American Dream In John Steinbeck's Of Mice And Men

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The American Dream in Of Mice and Men Behind every great life there lies a deep passion. Everyone has that something that drives them to live their life in such a way that they can enjoy it to the fullest. However, not everyone discovers for themselves what this truly is. John Steinbeck implements the idea of the American Dream throughout the novel Of Mice and Men, since migrant workers are constantly looking for something better through the times of the Great Depression. George and Lennie are the first ones in the novel to mention the idea of their American Dream. Candy is next, hoping to join them on their farm, fulfilling his own American Dream. People today are still seeking out their own American Dreams where they are rooted in this free country. …show more content…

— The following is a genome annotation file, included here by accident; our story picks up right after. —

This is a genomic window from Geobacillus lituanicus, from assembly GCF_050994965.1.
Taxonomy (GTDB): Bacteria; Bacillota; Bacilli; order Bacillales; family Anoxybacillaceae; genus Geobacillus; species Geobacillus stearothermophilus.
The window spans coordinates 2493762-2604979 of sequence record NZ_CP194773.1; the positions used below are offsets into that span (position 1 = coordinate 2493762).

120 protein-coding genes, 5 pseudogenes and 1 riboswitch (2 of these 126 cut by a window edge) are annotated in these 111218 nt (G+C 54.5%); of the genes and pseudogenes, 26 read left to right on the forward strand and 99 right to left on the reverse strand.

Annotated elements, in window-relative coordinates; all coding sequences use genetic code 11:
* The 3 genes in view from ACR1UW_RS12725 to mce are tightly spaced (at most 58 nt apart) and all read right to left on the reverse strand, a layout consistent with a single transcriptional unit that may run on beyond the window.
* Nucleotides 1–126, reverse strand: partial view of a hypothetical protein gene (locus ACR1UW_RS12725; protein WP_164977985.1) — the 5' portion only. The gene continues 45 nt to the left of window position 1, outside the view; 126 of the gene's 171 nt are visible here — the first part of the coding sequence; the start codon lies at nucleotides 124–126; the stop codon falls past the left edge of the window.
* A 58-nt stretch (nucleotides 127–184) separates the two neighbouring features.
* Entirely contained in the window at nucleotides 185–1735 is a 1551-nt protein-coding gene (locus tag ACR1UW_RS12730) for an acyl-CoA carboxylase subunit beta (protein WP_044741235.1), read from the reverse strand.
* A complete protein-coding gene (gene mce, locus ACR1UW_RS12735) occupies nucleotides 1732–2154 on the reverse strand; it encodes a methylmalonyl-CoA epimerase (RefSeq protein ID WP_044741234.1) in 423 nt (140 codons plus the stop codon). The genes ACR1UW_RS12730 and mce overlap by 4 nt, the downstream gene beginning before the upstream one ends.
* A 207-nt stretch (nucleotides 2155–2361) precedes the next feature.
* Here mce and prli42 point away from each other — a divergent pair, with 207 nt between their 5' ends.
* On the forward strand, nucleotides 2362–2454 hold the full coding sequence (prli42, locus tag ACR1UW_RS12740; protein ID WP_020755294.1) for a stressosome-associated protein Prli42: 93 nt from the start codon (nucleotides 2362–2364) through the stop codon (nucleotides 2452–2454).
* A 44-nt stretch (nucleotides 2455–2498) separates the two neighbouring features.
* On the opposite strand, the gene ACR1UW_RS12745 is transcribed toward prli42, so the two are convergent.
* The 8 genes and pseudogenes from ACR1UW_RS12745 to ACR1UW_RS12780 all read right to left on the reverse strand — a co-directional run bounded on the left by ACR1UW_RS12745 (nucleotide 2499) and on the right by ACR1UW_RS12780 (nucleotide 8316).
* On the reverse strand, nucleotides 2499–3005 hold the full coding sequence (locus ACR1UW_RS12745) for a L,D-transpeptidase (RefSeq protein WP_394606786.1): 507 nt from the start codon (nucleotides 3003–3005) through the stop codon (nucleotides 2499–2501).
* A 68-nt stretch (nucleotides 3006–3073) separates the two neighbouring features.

This American Dream becomes a main theme throughout the book. The two gentlemen are on their way to start work on a ranch, in hopes of earning enough money to start up their own little farm, their American Dream. George is responsible for Lennie's well- being since Lennie is not able to care for himself properly. Lennie often speaks of the rabbits, his favorite part of their imaginary farm. He will be allowed to tend the rabbits if he can behave himself while the two are scraping up the money to buy the farm. Lennie's excitement for their hopeful future is spread through the pages of the novel. "Lennie said softly, 'We could live offa the fatta the lan'.' (Steinbeck 56-57)" George puts forth his best effort in the care of Lennie, although at times he becomes rather frustrated with his thickheaded

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